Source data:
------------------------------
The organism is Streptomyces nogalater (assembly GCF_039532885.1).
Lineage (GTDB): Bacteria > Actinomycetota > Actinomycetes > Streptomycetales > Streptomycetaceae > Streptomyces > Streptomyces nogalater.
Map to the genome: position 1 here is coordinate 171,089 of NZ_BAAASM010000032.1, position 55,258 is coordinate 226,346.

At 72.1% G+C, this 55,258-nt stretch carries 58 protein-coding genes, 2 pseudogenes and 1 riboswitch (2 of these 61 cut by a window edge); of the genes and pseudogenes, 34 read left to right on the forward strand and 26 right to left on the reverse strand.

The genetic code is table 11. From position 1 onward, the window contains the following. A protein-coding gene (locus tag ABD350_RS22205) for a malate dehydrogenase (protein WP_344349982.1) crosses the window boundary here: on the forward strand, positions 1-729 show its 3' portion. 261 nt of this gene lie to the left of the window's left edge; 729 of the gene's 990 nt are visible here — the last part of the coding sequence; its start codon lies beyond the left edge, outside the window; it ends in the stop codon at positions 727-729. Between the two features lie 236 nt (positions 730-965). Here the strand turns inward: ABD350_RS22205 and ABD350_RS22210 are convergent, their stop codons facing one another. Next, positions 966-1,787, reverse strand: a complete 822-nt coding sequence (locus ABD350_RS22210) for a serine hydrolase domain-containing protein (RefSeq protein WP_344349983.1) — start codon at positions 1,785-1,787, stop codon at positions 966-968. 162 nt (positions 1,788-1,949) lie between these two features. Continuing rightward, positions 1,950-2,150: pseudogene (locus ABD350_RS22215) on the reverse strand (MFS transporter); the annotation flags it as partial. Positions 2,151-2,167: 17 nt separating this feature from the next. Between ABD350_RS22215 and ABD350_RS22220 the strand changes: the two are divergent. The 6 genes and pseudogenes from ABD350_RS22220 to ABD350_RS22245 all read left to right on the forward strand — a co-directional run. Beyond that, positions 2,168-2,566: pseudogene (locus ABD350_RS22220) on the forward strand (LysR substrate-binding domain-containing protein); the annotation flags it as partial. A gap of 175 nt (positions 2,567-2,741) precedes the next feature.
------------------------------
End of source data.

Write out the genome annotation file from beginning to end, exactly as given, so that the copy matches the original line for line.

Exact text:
The organism is Streptomyces nogalater (assembly GCF_039532885.1).
Lineage (GTDB): Bacteria > Actinomycetota > Actinomycetes > Streptomycetales > Streptomycetaceae > Streptomyces > Streptomyces nogalater.
Map to the genome: position 1 here is coordinate 171,089 of NZ_BAAASM010000032.1, position 55,258 is coordinate 226,346.

At 72.1% G+C, this 55,258-nt stretch carries 58 protein-coding genes, 2 pseudogenes and 1 riboswitch (2 of these 61 cut by a window edge); of the genes and pseudogenes, 34 read left to right on the forward strand and 26 right to left on the reverse strand.

The genetic code is table 11. From position 1 onward, the window contains the following. A protein-coding gene (locus tag ABD350_RS22205) for a malate dehydrogenase (protein WP_344349982.1) crosses the window boundary here: on the forward strand, positions 1-729 show its 3' portion. 261 nt of this gene lie to the left of the window's left edge; 729 of the gene's 990 nt are visible here — the last part of the coding sequence; its start codon lies beyond the left edge, outside the window; it ends in the stop codon at positions 727-729. Between the two features lie 236 nt (positions 730-965). Here the strand turns inward: ABD350_RS22205 and ABD350_RS22210 are convergent, their stop codons facing one another. Next, positions 966-1,787, reverse strand: a complete 822-nt coding sequence (locus ABD350_RS22210) for a serine hydrolase domain-containing protein (RefSeq protein WP_344349983.1) — start codon at positions 1,785-1,787, stop codon at positions 966-968. 162 nt (positions 1,788-1,949) lie between these two features. Continuing rightward, positions 1,950-2,150: pseudogene (locus ABD350_RS22215) on the reverse strand (MFS transporter); the annotation flags it as partial. Positions 2,151-2,167: 17 nt separating this feature from the next. Between ABD350_RS22215 and ABD350_RS22220 the strand changes: the two are divergent. The 6 genes and pseudogenes from ABD350_RS22220 to ABD350_RS22245 all read left to right on the forward strand — a co-directional run. Beyond that, positions 2,168-2,566: pseudogene (locus ABD350_RS22220) on the forward strand (LysR substrate-binding domain-containing protein); the annotation flags it as partial. A gap of 175 nt (positions 2,567-2,741) precedes the next feature.